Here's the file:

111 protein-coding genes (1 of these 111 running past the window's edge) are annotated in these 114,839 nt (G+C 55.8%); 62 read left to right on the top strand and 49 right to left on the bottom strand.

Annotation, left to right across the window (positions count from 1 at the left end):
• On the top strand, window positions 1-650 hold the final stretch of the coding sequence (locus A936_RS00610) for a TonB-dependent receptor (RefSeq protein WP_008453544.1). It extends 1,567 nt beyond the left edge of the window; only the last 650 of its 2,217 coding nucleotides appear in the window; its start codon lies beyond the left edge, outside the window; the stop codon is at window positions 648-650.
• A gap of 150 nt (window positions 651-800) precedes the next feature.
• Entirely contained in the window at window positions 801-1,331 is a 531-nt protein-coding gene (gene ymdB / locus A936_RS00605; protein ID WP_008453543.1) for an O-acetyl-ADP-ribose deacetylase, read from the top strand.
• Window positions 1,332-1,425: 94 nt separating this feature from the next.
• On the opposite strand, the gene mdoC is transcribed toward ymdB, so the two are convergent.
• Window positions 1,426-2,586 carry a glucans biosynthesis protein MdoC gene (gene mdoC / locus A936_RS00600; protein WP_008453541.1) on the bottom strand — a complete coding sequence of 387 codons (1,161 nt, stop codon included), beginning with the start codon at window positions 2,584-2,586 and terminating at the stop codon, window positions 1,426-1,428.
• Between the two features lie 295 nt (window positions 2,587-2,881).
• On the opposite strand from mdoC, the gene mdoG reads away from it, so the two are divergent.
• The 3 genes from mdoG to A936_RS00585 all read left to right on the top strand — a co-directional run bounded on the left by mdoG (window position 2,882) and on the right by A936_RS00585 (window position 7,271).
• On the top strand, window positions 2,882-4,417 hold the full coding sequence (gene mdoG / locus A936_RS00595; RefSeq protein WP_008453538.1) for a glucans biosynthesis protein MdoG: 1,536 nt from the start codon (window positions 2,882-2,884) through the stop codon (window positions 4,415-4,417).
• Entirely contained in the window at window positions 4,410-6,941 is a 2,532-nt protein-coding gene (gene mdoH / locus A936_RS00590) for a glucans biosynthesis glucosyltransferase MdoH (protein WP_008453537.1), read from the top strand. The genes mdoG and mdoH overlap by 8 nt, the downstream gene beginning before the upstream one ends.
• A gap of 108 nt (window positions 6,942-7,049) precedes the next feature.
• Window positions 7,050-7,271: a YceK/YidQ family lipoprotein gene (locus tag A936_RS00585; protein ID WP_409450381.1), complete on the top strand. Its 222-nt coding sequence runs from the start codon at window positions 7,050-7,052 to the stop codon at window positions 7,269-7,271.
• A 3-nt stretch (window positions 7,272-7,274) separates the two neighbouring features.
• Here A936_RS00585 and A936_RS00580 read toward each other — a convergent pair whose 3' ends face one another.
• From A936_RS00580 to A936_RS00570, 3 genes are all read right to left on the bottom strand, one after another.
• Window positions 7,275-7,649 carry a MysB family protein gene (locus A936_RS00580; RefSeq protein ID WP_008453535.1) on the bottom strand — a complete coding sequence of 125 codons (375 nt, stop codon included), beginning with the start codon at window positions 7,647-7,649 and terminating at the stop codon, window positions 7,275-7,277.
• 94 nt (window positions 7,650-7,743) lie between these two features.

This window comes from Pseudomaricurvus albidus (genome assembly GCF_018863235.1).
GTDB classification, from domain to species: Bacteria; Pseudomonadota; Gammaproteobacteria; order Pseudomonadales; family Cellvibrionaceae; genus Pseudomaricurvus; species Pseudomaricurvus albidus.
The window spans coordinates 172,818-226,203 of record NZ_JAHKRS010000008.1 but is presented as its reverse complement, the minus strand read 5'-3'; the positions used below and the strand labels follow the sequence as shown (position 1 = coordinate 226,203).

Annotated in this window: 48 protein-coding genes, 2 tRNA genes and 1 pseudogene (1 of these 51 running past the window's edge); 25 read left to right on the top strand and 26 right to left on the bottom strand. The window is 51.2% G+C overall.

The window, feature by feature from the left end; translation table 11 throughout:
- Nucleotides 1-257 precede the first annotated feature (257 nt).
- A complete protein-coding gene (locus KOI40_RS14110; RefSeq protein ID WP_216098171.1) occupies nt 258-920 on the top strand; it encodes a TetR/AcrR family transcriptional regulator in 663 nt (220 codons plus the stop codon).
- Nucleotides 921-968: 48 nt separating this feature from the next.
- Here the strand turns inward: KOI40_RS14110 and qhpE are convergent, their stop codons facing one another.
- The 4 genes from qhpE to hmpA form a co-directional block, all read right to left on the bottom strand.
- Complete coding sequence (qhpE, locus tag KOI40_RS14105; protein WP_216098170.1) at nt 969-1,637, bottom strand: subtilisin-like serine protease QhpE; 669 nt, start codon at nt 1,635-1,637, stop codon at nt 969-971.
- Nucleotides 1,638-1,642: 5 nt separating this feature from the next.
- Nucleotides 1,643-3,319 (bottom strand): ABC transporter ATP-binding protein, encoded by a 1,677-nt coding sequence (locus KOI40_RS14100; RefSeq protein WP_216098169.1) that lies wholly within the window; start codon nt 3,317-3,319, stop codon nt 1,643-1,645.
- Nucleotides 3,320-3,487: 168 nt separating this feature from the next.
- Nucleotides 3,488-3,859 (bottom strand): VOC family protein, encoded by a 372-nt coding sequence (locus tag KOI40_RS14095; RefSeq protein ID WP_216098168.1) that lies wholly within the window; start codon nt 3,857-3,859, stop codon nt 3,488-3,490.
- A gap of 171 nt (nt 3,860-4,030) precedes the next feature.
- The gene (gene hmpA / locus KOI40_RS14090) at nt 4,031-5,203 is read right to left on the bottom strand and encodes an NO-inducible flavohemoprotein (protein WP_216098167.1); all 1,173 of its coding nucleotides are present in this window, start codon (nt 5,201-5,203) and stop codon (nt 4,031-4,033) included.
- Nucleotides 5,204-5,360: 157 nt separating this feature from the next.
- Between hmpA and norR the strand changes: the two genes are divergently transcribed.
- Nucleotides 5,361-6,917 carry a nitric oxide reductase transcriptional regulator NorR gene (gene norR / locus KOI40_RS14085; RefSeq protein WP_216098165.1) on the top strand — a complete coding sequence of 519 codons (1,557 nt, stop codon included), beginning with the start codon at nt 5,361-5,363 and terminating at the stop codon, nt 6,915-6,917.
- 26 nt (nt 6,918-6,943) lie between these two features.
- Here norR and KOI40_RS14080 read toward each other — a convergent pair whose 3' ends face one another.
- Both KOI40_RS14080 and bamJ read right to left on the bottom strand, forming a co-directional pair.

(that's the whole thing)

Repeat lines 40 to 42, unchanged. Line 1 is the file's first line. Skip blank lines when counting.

- Nucleotides 5,361-6,917 carry a nitric oxide reductase transcriptional regulator NorR gene (gene norR / locus KOI40_RS14085; RefSeq protein WP_216098165.1) on the top strand — a complete coding sequence of 519 codons (1,557 nt, stop codon included), beginning with the start codon at nt 5,361-5,363 and terminating at the stop codon, nt 6,915-6,917.
- 26 nt (nt 6,918-6,943) lie between these two features.
- Here norR and KOI40_RS14080 read toward each other — a convergent pair whose 3' ends face one another.